The False Teaching of Steven Furtick

HomeFalse TeachingsThe False Teaching of Steven Furtick
Is Steven Furtick a false teacher?
Steven Furtick

Steven Furtick is a very popular speaker. He’s clearly a gifted communicator, and – based on the growth of his congregations – likely a gifted leader as well. As the founder and pastor of Elevation Church – home of the popular Christian music group Elevation Worship – he has a great amount of influence and a worldwide audience. Of course, those have nothing to do with whether he’s a false teacher.

Steven Furtick is a false teacher.

I’m not happy to say this. I’d rather say that he’s a fantastic teacher, that he carefully studies Scripture and clearly communicates God’s Word to his audience. Unfortunately, based on his own words, he’s not like that. I have nothing personal against him, and I don’t know whether he’s saved. You don’t either, of course. The question is whether Steven Furtick can be trusted to teach and preach what God has said… and, while most teachers say a lot of things that are true, the measure of a false teacher is that they too often say things that are untrue.

The first indication of a false teacher, and the easiest to spot, is with whom the teacher associates. Steven Furtick associates himself and his church with other false teachers. He holds conferences with Word of Faith teachers and New Apostolic Reformation teachers. He publicly approves of false teachers like T.D. Jakes, who teaches the heresy of modalism (see below). This isn’t the same as a Christian going on a non-Christian’s show, or the same as an orthodox Christian going on TBN and challenging their false beliefs. This is an arm-in-arm kind of association, where they’re working toward the same goals in the same ways. While the statement of faith on Elevation’s website is entirely orthodox, what gets taught from the pulpit is not.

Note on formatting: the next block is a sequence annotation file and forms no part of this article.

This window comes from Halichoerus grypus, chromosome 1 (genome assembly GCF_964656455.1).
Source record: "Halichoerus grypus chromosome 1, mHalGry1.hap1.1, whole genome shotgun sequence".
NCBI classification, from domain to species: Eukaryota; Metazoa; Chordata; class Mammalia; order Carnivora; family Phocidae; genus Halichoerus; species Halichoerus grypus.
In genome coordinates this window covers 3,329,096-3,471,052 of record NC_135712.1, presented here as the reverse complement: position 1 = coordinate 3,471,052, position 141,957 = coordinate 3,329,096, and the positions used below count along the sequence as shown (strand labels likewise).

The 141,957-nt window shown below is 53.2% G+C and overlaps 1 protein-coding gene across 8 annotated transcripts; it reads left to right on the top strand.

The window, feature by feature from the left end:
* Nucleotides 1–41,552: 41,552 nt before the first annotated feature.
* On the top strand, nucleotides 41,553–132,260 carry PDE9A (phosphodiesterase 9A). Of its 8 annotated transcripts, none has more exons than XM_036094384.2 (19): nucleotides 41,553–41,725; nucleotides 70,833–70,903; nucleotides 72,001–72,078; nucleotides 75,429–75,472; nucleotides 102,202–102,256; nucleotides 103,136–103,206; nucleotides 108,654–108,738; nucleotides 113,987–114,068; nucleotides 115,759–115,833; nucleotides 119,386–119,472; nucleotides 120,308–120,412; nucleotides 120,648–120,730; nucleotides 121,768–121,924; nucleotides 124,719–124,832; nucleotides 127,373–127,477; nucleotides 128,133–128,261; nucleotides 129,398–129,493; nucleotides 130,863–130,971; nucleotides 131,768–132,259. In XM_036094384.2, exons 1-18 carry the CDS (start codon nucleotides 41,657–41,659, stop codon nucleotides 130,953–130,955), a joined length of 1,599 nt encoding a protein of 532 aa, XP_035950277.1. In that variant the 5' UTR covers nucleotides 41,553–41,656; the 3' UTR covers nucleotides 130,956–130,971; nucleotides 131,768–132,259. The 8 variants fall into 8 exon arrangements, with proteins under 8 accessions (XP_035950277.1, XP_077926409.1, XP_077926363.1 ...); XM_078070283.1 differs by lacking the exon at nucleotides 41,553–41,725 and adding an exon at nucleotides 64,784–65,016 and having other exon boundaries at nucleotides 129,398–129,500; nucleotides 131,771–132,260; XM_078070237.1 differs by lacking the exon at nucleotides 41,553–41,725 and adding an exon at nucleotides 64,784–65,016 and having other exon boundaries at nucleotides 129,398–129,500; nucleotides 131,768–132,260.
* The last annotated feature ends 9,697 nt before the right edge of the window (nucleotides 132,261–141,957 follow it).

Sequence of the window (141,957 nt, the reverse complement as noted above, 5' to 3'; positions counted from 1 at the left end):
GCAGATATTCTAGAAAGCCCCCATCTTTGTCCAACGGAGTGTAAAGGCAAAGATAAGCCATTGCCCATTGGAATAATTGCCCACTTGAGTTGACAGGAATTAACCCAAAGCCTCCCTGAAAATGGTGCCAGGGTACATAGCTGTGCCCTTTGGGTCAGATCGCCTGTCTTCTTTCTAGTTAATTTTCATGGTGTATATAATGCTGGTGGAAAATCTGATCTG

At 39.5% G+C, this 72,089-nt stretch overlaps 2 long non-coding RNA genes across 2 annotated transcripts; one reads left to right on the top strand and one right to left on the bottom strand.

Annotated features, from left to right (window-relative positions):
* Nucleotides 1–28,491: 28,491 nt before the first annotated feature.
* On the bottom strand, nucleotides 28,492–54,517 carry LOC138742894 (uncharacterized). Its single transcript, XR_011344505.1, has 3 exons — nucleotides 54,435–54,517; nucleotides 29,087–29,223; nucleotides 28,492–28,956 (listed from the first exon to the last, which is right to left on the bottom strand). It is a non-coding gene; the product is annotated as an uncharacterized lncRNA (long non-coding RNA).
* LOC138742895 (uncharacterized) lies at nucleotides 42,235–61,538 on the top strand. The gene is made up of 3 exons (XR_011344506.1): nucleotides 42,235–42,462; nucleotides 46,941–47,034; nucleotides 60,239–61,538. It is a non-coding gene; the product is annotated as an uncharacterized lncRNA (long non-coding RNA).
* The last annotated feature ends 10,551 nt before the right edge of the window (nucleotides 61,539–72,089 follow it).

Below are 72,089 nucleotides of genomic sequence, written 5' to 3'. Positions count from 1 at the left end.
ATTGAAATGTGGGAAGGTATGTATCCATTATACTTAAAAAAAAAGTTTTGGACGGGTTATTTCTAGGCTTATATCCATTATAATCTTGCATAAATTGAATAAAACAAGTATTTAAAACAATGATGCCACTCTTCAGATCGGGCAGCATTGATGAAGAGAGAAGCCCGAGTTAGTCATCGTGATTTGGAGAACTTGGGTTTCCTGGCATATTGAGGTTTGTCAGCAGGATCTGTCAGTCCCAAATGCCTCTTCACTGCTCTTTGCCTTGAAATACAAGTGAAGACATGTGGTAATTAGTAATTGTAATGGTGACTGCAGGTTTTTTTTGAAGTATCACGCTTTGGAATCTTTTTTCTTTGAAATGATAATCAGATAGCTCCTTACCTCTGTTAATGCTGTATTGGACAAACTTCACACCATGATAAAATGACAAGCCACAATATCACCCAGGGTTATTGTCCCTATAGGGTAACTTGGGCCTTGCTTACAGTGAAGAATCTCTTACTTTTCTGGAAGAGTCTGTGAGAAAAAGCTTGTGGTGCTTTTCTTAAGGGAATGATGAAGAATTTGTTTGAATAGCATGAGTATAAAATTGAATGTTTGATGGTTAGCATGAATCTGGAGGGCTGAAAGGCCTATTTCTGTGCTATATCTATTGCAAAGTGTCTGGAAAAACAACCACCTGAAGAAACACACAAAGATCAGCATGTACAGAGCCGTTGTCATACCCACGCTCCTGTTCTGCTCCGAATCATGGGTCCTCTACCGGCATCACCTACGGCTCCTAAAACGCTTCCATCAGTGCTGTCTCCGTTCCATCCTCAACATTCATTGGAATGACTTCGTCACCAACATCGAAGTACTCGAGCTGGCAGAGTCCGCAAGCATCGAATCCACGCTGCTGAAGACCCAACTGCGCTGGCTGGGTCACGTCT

We who teach – and I include myself – are not in the same group as those who listen. Look at James 1:3: Not many of you should become teachers, my fellow believers, because you know that we who teach will be judged more strictly. This is serious business.


The doctrine of the Trinity comes from the Bible. There are three main ideas in this doctrine. First, we know that there is only one God. Second, we know that the Father is God, the Son is God, and the Holy Spirit is God. Third, we know that the Son is not the Father nor the Spirit, and that the Spirit is not the Father. Put more simply, there is one God who is eternally and distinctly three persons.